Okay, so this is a little late, but better late than never, right? The Catch Up Readathon was last week, and ending Sunday. I’m posting late because between last and this evening I’ve been working, going to school, having to deal with homework and studying for tests, been traumatized by a horrific CNA at a local nursing home, and battling a sinus infection, and I still managed to lots of reading. Because I rock.
The Eleventh Victim by Nancy Grace
Synopsis from Barnes and Noble:
Hailey Dean is a young and tremendously successful criminal prosecutor in Georgia, equally proud of her career and her adoring fiance. But just a few weeks before the wedding, her fiance’s murder and its aftermath send her into a tailspin. Grief-stricken and disillusioned with her profession, Hailey decides to leave Georgia for New York City; she hopes the change of pace and surroundings will help her heal. Transplanted to a lively, vibrant city where she has no ties and no painful reminders, Hailey embarks on a new career as a therapist. But just when she’s beginning to feel settled in her new life, another tidal wave of turmoil engulfs her: Someone is murdering her patients, one by one. And the killer operates in the same way as the victims of the last case Hailey prosecuted. Clearly, Hailey hasn’t left her past behind quite as well as she thought – and unless she returns to her true calling and solves the case, still more innocent people will die. Inspired by lawyer and television personality Nancy Grace’s own beginnings as a prosecutor and the tragic death of her fiance, The Eleventh Victim is a compelling mystery full of intrigue that thrills from start to finish.
My Two Cents:
A really good mystery, although the main character might as well be named Nancy Grace. The book shows the many flaws of both our judicial and political system. It’s scary because these things happen. Next time your governor pardons someone or commutes a sentence, you might want to look into the whys of it. Just saying…
The Stranger Beside Me by Ann Rule
Barnes and Noble Synopsis:
The most fascinating killer in modern American history…Ann Rule has an extraordinary angle that makes The Stranger Beside Me as dramatic and chilling as a bedroom window shattering at midnight.
My Two Cents:
True crime writer and former policewoman Ann Rule was friends with Ted Bundy. They worked together at a suicide prevention hot line. Now for those of you unfamiliar with Ted Bundy, he was a prolific serial killer, meaning he killed lots and lots of young women. When Ann first met Ted, she was mostly writing for detective magazines. When the killings began, she was contracted to write a book about the murders, but at the time she had no clue that man she called a friend was behind the murders and disappearances of dozens of women in Washington, Oregon, Utah and eventually Florida. I don’t read a lot of true crime, although I did at one time in my teen years, but I continue to read Ann Rule books. She is such a champion of victims, and she does her best to warn people of the dangers lurking in humanity. As serial killers go, Ted Bundy is in a category all his own, and its fascinating to actually read a personal account from someone who was in contact with him during his early arrests, trials and escapes. I’ve read this book several times in the past, and I’m sure I’ll revisit it again.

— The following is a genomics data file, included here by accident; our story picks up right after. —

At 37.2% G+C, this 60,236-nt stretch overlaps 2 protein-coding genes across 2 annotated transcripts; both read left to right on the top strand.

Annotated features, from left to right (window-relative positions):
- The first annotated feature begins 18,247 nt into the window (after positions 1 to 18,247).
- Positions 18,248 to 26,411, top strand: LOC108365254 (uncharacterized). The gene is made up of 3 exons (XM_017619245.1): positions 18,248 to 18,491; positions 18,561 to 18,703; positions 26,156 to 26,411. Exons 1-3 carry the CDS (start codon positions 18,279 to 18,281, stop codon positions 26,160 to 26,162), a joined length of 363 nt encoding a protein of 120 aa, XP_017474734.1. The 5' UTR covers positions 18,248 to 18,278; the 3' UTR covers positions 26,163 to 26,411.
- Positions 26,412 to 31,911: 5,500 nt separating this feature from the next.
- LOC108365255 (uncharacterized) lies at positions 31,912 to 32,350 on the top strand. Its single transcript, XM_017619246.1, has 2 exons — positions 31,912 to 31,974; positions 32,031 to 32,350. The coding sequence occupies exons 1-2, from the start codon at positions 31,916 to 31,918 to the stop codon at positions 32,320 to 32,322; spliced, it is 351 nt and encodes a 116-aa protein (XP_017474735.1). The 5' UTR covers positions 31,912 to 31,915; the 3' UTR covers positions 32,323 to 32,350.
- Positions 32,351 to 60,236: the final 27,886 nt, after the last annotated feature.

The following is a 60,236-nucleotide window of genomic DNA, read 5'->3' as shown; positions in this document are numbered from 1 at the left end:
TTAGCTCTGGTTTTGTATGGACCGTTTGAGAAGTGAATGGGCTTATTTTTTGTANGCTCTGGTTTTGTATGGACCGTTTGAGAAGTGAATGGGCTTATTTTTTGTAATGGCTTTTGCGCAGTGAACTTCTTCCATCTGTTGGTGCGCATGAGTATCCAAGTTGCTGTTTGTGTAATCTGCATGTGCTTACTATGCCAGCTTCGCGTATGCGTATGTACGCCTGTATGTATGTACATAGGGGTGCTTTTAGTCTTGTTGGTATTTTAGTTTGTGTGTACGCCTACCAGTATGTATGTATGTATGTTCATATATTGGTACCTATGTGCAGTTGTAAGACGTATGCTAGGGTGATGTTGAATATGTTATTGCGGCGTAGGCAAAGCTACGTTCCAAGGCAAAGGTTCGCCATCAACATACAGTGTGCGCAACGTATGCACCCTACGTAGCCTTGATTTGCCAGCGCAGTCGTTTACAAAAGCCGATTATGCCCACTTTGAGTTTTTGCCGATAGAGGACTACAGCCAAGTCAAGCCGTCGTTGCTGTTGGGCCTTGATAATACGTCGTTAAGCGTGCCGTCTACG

The Visitor by Christopher Pike
Barnes and Noble Synopsis:
Tom was not like a normal teenager. First off, he looked weird. He was too tall, too thin, and his hair was practically white. Also, he had incredible eyes. Some thought he was from outer space. Almost everyone believed he was a nice guy. But was Tom really nice? Was he even human?
My Two Cents:
It’s weird that that the B&N summary mentions Tom so much, he doesn’t even show up until half way in the book. The story is that of Mary and her recently dead boyfriend, Jerry. Mary feel guilty for his death, as well she should, and can’t help but feel that something isn’t quite right with her. It’s not. There’s a strange seance, some aliens and some ancient Egyptians. I probably read this book when it first came out, but honestly I don’t remember it. I’m a huge Pike fan (in part, it’s how my blog got it’s name), but his books fall in to two categories: Early Pike, where maybe one or two people die but the ending is more or less happy and Later Pike, where things take a decided turn for the science fiction and happy endings are rare. The stories are still wonderfully interesting and captivating, but I can’t help but feel that someone wasn’t taking their happy pills during the writing. The Visitor is a solid science fiction story, without being too complicated or over the headish. But I’ll settle for reading the Final Friend’s trilogy for the umpteenth time before picking this one up again. I’m just not much of a science fiction girl, and I prefer Pike’s mysteries. I’ll still continue reading his books until one of us dies though.